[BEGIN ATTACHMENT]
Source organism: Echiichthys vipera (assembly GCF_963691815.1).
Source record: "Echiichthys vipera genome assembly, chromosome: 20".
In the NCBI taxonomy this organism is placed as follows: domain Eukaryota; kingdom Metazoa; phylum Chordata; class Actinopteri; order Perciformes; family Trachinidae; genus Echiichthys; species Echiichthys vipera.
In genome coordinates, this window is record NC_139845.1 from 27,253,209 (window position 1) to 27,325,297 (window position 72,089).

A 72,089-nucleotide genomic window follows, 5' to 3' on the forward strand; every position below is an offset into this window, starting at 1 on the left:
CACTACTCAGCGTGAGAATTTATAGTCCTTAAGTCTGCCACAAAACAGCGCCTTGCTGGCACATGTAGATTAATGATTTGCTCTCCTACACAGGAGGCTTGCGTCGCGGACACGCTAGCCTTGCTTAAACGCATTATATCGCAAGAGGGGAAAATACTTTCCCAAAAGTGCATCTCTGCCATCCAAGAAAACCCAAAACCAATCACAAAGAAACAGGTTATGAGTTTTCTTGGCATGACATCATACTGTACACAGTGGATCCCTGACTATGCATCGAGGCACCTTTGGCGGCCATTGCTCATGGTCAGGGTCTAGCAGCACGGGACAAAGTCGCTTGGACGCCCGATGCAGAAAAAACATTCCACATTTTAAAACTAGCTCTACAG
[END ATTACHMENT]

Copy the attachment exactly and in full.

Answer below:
Source organism: Echiichthys vipera (assembly GCF_963691815.1).
Source record: "Echiichthys vipera genome assembly, chromosome: 20".
In the NCBI taxonomy this organism is placed as follows: domain Eukaryota; kingdom Metazoa; phylum Chordata; class Actinopteri; order Perciformes; family Trachinidae; genus Echiichthys; species Echiichthys vipera.
In genome coordinates, this window is record NC_139845.1 from 27,253,209 (window position 1) to 27,325,297 (window position 72,089).

A 72,089-nucleotide genomic window follows, 5' to 3' on the forward strand; every position below is an offset into this window, starting at 1 on the left:
CACTACTCAGCGTGAGAATTTATAGTCCTTAAGTCTGCCACAAAACAGCGCCTTGCTGGCACATGTAGATTAATGATTTGCTCTCCTACACAGGAGGCTTGCGTCGCGGACACGCTAGCCTTGCTTAAACGCATTATATCGCAAGAGGGGAAAATACTTTCCCAAAAGTGCATCTCTGCCATCCAAGAAAACCCAAAACCAATCACAAAGAAACAGGTTATGAGTTTTCTTGGCATGACATCATACTGTACACAGTGGATCCCTGACTATGCATCGAGGCACCTTTGGCGGCCATTGCTCATGGTCAGGGTCTAGCAGCACGGGACAAAGTCGCTTGGACGCCCGATGCAGAAAAAACATTCCACATTTTAAAACTAGCTCTACAG